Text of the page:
Merkel set for tainted victory
Angela Merkel is set for a bittersweet victory in elections today, with German voters expected to grant her a fourth term as chancellor but also to install a nationalist party in parliament for the first time in 60 years.
Polls suggest that the far-right Alternative for Germany (AfD) party could win up to 60 seats – about 10 per cent of the total – with immigration the biggest issue of the election. The party has vowed to continue hounding Merkel over her decision to admit more than a million asylum seekers to the country.
The AfD’s call for an official inquiry into whether Merkel broke German law received a boost yesterday from a report in the conservative daily newspaper Die Welt that a nonpartisan Bundestag committee had concluded that the decision to open the country’s borders should have been put to MPs.
Merkel is ahead in the polls but her lead is unlikely to be large enough to ensure an overall majority. Coalition talks could last for weeks or even months.
This week, at one of her last campaign rallies, in Hamburg, where she was born, she showed her apprehension about a potential late surge by the AfD as she appealed to voters to shun the populist party.
Alexander Gauland, the AfD cocandidate for chancellor, horrified Merkel and many other Germans this week with a call to the nation to be proud of the actions of German soldiers in the two world wars.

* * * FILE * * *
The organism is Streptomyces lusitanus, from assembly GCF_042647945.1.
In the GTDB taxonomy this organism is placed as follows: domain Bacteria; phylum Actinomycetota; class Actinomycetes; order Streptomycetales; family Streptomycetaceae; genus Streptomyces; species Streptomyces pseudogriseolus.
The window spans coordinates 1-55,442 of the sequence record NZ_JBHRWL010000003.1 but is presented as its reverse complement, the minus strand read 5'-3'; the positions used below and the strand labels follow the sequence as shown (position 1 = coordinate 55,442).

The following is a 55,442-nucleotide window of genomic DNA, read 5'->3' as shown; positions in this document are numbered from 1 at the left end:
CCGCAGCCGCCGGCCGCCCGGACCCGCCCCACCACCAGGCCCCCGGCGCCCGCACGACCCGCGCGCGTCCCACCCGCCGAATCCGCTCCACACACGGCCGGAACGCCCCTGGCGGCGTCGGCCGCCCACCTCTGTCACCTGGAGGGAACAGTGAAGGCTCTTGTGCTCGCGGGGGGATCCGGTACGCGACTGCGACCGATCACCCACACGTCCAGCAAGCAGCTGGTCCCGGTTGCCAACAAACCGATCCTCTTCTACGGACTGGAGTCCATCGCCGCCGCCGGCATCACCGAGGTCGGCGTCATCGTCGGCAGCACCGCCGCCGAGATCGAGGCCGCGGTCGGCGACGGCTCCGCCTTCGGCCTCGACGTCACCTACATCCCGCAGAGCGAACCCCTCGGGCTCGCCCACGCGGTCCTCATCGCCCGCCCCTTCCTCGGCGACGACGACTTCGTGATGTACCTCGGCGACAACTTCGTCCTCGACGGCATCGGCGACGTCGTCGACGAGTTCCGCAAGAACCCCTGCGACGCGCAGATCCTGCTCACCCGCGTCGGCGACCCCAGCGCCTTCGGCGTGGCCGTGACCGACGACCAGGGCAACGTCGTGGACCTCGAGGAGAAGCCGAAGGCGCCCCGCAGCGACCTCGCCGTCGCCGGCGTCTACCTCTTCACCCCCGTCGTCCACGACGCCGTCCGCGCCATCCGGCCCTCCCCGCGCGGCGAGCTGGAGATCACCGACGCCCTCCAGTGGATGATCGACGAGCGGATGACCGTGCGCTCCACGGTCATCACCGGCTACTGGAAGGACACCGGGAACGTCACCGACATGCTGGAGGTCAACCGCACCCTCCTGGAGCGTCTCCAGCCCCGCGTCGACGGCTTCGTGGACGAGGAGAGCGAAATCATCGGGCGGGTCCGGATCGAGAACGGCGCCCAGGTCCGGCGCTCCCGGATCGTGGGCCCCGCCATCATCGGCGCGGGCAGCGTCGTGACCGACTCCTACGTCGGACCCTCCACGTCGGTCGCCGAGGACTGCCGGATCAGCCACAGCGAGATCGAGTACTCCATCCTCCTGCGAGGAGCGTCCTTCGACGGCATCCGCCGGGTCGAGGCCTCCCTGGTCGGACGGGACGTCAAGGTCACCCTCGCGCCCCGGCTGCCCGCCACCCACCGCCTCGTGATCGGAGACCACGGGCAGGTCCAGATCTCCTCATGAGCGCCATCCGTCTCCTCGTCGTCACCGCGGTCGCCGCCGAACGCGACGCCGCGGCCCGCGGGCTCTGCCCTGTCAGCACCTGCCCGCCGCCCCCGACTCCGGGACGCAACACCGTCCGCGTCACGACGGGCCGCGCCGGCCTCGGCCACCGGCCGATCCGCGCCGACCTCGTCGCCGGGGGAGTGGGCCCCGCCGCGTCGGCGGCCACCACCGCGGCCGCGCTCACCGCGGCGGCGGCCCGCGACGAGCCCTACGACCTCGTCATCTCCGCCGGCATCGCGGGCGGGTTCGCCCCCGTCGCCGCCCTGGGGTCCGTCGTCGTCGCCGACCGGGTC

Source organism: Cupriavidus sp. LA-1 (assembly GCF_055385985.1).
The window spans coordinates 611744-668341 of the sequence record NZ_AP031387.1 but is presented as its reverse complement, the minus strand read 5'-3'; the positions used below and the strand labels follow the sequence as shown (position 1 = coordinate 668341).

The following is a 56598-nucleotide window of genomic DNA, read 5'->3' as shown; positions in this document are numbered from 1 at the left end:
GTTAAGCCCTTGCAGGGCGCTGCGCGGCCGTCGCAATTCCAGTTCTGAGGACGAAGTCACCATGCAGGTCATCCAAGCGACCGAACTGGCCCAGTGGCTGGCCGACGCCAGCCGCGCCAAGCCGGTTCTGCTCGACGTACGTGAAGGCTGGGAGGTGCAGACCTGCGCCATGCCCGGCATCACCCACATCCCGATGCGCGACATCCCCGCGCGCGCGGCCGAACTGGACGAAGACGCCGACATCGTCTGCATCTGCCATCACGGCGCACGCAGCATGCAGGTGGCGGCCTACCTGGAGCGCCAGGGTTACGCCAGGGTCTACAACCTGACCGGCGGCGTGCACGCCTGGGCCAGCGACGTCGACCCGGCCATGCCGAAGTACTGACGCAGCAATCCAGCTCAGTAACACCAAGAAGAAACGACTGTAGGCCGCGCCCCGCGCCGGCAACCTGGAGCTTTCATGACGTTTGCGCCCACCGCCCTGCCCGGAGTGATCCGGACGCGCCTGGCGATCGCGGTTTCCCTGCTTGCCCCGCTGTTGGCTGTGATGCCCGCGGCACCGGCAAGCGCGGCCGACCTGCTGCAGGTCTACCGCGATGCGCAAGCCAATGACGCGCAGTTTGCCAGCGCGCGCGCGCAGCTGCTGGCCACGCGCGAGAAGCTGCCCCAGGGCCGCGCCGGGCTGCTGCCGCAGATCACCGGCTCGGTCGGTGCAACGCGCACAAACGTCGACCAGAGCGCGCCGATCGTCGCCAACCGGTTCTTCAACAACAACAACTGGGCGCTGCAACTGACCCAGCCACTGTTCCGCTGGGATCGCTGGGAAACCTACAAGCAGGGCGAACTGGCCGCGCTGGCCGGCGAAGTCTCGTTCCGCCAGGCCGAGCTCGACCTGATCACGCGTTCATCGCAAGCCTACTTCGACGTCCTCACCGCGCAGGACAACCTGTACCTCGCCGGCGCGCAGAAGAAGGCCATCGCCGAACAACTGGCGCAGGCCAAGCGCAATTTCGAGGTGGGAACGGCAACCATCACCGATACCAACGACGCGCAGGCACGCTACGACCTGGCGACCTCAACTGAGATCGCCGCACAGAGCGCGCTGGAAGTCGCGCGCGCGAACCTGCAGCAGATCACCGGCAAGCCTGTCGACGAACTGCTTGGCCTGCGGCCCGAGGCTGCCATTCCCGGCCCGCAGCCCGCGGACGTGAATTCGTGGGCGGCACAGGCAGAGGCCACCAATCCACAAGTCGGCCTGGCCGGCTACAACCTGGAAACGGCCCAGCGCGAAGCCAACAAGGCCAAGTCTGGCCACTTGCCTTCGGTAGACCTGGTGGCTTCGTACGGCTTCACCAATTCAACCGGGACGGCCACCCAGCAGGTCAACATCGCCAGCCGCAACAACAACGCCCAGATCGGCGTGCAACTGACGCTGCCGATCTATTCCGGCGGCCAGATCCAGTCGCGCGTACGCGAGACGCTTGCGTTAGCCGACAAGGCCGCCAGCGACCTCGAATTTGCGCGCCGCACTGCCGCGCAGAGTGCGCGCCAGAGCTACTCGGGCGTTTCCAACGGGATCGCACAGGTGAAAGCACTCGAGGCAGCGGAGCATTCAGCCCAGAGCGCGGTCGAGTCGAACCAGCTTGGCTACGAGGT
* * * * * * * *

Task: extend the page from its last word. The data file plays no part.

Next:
Some on the left in Germany have castigated Merkel for the rise of the AfD. ‘‘Merkel deserves to be voted out. She bears the responsibility for Nazis entering the Bundestag,’’ wrote Jakob Augstein, a commentator for the left-leaning Der Spiegel magazine.
If the AfD manages to finish third in the election, it will pile pressure on Martin Schulz’s SPD party to rule out a repeat of the current ‘‘grand coalition’’ with Merkel’s CDU, because that would make the AfD the main opposition party in the Bundestag. That brings with it privileges such as the chairmanship of the powerful budget committee.
Merkel and the leaders of all the established parties have ruled out forming a coalition with the AfD.
Research by polling company Infratest dimap suggests that immigration has become the top election issue in Germany for the first time since it started its surveys in 1998. In all, 44 per cent of respondents said it was their biggest concern.
Merkel’s strength lies in appealing to all age ranges, with 39 per cent of Germans aged 18 to 24 backing her, well in excess of the 22 per cent opting for Schulz.